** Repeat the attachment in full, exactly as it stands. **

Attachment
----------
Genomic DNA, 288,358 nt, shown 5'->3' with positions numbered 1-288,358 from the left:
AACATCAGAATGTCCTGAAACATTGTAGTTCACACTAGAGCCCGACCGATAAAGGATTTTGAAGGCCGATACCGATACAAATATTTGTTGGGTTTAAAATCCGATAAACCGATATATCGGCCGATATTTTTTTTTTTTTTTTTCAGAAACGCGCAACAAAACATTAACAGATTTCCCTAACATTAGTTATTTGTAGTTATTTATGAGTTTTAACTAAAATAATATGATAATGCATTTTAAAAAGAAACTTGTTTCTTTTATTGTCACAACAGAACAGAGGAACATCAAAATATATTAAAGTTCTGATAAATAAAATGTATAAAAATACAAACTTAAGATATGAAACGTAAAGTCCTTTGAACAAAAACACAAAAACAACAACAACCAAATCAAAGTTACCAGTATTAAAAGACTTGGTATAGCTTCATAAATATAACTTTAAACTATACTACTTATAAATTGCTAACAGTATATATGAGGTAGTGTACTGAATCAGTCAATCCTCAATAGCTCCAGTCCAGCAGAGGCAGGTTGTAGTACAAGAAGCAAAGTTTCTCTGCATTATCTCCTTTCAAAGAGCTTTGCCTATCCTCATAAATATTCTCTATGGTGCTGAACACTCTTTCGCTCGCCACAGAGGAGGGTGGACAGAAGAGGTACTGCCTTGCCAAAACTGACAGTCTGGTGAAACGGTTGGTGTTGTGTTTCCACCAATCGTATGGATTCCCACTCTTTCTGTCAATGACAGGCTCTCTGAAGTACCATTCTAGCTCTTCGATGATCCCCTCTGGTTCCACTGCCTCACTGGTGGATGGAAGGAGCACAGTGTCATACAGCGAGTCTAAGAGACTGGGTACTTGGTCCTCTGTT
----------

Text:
Genomic DNA, 288,358 nt, shown 5'->3' with positions numbered 1-288,358 from the left:
AACATCAGAATGTCCTGAAACATTGTAGTTCACACTAGAGCCCGACCGATAAAGGATTTTGAAGGCCGATACCGATACAAATATTTGTTGGGTTTAAAATCCGATAAACCGATATATCGGCCGATATTTTTTTTTTTTTTTTTCAGAAACGCGCAACAAAACATTAACAGATTTCCCTAACATTAGTTATTTGTAGTTATTTATGAGTTTTAACTAAAATAATATGATAATGCATTTTAAAAAGAAACTTGTTTCTTTTATTGTCACAACAGAACAGAGGAACATCAAAATATATTAAAGTTCTGATAAATAAAATGTATAAAAATACAAACTTAAGATATGAAACGTAAAGTCCTTTGAACAAAAACACAAAAACAACAACAACCAAATCAAAGTTACCAGTATTAAAAGACTTGGTATAGCTTCATAAATATAACTTTAAACTATACTACTTATAAATTGCTAACAGTATATATGAGGTAGTGTACTGAATCAGTCAATCCTCAATAGCTCCAGTCCAGCAGAGGCAGGTTGTAGTACAAGAAGCAAAGTTTCTCTGCATTATCTCCTTTCAAAGAGCTTTGCCTATCCTCATAAATATTCTCTATGGTGCTGAACACTCTTTCGCTCGCCACAGAGGAGGGTGGACAGAAGAGGTACTGCCTTGCCAAAACTGACAGTCTGGTGAAACGGTTGGTGTTGTGTTTCCACCAATCGTATGGATTCCCACTCTTTCTGTCAATGACAGGCTCTCTGAAGTACCATTCTAGCTCTTCGATGATCCCCTCTGGTTCCACTGCCTCACTGGTGGATGGAAGGAGCACAGTGTCATACAGCGAGTCTAAGAGACTGGGTACTTGGTCCTCTGTT